China's central bank has cut interest rates and lowered the amount of cash banks must hold as reserves, besides freeing up deposit rates, after reporting this week its slowest quarterly economic growth since the global financial crisis.
The People's Bank of China (PBOC) announced on its website that it was reducing lending and deposit interest rates by 0.25 percentage points each (to 4.35%) and its reserve requirement ratio by 0.50 percentage points.
The central bank also said China's inflation stayed on a lower level overall, leaving some room for a rate cut.
The reduction in the reserve requirement ratio for banks was a pre-emptive move to support liquidity in the banking industry, the PBOC said.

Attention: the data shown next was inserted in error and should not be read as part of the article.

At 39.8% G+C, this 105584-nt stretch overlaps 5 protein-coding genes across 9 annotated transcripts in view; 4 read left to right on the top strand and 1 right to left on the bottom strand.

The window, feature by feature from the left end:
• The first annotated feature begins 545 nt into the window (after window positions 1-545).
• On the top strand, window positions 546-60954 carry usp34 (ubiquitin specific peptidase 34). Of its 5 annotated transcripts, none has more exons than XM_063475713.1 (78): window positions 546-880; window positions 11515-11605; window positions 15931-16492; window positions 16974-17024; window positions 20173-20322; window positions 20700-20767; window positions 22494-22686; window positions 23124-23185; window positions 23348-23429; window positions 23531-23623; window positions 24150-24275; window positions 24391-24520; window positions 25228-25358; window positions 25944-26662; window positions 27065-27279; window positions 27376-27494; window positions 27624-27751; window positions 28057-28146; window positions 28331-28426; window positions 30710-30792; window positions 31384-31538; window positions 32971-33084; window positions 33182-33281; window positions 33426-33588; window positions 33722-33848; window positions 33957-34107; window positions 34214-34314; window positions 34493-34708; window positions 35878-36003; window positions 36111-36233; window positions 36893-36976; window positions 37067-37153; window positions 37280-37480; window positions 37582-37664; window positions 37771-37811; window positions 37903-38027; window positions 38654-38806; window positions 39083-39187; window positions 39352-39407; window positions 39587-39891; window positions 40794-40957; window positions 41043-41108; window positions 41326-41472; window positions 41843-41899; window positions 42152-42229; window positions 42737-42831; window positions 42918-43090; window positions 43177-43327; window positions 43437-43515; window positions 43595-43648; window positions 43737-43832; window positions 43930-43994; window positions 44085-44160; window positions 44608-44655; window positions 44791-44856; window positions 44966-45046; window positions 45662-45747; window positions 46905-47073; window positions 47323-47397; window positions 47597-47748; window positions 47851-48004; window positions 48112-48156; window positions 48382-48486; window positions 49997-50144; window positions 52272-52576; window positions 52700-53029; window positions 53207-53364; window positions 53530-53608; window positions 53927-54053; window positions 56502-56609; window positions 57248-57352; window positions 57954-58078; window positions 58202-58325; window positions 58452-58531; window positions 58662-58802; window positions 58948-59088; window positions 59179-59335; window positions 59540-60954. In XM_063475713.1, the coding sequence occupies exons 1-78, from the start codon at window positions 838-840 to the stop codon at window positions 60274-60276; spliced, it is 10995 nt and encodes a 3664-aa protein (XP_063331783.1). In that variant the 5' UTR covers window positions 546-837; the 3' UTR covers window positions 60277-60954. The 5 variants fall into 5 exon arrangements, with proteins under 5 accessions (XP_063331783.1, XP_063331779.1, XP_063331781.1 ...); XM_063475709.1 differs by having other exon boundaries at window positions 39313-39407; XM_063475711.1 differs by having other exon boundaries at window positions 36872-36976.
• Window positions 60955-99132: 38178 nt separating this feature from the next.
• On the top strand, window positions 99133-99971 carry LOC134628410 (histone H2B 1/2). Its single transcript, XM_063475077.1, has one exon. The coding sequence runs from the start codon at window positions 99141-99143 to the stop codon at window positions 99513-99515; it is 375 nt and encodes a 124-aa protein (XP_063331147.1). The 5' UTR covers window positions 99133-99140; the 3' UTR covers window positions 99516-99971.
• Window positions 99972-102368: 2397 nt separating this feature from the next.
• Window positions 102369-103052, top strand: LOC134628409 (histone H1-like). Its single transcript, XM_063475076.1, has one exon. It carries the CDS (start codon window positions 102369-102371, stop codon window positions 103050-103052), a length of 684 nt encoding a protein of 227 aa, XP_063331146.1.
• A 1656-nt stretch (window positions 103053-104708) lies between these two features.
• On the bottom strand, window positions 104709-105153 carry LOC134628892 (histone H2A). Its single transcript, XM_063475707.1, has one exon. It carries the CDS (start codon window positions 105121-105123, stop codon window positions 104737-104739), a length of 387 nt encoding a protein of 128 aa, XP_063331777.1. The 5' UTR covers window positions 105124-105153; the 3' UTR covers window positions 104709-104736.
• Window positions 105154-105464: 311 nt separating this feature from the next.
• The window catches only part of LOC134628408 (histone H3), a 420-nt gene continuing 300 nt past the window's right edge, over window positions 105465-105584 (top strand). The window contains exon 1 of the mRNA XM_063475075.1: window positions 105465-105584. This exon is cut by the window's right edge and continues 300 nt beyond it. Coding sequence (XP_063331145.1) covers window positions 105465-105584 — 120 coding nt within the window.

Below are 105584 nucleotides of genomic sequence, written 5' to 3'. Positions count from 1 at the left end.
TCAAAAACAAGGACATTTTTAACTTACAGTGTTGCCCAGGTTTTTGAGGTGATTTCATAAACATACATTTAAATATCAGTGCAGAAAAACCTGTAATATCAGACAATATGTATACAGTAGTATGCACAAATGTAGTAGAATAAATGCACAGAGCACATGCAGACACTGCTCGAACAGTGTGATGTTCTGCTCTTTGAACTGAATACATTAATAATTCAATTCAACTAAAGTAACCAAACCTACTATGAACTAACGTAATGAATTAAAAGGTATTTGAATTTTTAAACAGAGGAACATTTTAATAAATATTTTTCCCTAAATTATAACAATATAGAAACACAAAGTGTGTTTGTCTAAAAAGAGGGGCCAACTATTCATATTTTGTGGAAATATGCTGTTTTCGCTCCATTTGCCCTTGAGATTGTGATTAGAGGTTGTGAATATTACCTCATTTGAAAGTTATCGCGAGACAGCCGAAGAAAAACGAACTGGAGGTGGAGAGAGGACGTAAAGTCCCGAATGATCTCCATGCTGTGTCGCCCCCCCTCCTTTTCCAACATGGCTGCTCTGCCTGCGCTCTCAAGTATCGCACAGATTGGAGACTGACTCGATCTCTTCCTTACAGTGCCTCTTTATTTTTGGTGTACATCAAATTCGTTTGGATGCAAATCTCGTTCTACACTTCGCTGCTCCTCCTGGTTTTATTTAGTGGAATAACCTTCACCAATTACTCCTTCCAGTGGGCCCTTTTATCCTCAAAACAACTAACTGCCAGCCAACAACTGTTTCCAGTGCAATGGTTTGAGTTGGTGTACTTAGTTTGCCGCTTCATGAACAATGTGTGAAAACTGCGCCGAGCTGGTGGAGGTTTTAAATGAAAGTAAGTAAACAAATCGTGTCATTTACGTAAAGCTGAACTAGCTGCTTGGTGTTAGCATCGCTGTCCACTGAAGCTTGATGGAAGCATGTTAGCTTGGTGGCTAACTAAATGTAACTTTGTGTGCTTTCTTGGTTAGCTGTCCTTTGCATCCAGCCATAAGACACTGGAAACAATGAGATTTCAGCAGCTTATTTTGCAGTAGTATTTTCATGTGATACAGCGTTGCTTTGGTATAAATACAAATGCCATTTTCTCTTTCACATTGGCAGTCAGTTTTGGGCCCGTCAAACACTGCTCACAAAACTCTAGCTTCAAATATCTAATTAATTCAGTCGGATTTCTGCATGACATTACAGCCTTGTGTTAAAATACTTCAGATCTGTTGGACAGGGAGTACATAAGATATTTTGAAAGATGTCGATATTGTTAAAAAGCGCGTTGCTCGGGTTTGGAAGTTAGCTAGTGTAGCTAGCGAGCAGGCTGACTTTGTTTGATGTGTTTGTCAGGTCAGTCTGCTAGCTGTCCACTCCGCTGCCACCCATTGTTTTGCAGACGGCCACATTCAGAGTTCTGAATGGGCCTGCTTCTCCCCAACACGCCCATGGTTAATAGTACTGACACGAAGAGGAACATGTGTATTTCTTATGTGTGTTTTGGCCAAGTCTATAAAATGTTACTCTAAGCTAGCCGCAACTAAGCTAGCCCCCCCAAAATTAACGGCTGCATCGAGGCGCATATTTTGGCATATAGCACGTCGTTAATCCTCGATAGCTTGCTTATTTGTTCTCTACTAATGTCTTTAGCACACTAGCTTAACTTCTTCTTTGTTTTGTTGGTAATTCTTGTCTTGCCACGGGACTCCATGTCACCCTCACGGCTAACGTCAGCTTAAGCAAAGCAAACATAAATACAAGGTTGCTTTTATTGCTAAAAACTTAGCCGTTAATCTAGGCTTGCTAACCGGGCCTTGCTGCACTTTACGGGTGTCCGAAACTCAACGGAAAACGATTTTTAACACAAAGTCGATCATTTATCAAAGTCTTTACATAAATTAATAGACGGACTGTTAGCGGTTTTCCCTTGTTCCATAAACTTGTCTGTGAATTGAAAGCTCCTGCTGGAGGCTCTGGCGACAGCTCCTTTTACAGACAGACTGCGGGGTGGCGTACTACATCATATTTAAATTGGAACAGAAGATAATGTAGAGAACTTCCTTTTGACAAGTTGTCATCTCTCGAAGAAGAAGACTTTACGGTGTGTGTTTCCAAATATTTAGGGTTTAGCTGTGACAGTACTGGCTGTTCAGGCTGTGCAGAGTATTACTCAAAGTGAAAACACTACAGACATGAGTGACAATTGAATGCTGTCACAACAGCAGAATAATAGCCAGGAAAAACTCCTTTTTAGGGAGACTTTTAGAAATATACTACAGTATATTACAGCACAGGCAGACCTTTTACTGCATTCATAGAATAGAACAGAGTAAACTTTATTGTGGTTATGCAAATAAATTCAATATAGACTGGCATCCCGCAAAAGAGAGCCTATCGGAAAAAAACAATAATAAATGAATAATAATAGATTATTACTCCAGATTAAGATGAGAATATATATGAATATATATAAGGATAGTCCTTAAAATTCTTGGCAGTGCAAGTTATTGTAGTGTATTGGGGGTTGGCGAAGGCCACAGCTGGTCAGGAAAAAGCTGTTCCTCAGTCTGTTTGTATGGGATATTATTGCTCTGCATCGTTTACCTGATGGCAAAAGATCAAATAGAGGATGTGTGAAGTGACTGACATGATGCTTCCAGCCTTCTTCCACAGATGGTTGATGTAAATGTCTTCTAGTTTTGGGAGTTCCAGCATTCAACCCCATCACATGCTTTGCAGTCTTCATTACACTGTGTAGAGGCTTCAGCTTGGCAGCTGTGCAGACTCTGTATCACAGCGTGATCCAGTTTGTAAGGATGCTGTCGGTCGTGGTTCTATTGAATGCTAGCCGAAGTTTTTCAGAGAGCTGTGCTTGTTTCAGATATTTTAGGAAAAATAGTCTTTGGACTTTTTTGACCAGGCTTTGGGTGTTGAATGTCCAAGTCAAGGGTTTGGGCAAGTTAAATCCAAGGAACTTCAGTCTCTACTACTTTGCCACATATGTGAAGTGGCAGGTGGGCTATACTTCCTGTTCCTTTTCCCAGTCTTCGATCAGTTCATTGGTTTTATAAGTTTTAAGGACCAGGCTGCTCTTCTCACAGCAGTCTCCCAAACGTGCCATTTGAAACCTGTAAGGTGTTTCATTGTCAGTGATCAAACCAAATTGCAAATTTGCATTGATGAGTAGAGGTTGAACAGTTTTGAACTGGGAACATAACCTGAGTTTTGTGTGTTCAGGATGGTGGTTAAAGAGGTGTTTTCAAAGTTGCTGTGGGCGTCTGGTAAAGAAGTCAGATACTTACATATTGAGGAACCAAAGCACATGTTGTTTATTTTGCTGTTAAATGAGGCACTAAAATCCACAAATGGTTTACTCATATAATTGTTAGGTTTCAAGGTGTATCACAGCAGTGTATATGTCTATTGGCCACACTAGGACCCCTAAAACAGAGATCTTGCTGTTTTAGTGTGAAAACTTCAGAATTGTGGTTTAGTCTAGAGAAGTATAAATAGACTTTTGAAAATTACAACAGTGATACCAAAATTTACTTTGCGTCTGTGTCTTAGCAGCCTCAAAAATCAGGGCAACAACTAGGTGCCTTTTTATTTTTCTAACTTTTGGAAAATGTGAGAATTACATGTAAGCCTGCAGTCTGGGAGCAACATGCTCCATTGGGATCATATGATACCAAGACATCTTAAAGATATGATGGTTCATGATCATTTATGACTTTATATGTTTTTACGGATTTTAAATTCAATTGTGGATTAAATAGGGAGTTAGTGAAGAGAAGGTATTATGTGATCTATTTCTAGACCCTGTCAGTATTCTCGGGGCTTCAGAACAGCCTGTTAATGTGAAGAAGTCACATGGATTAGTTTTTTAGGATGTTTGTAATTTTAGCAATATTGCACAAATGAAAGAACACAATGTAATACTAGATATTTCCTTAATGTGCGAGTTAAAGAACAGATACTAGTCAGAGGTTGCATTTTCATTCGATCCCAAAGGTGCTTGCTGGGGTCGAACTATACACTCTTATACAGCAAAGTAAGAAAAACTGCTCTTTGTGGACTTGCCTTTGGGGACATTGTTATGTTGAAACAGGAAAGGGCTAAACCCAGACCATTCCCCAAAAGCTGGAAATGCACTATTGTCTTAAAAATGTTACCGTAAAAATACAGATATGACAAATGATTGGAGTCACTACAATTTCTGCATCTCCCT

The targeted RRR cut aimed at better supporting the rural sector and small businesses.
Conditions were mature for the removal of a ceiling on deposit rates, the central bank said. After the liberalisation, the PBOC's interest rate adjustment will rely more on market-based monetary policy tools.
A big drop in foreign reserves reported this month by the central bank had a neutral impact on liquidity, it said, adding that the factors that could affect the future level of China's foreign reserves remained unclear.
The central bank said its monetary policy would remain prudent and it would continue to pay close attention to economy and price changes.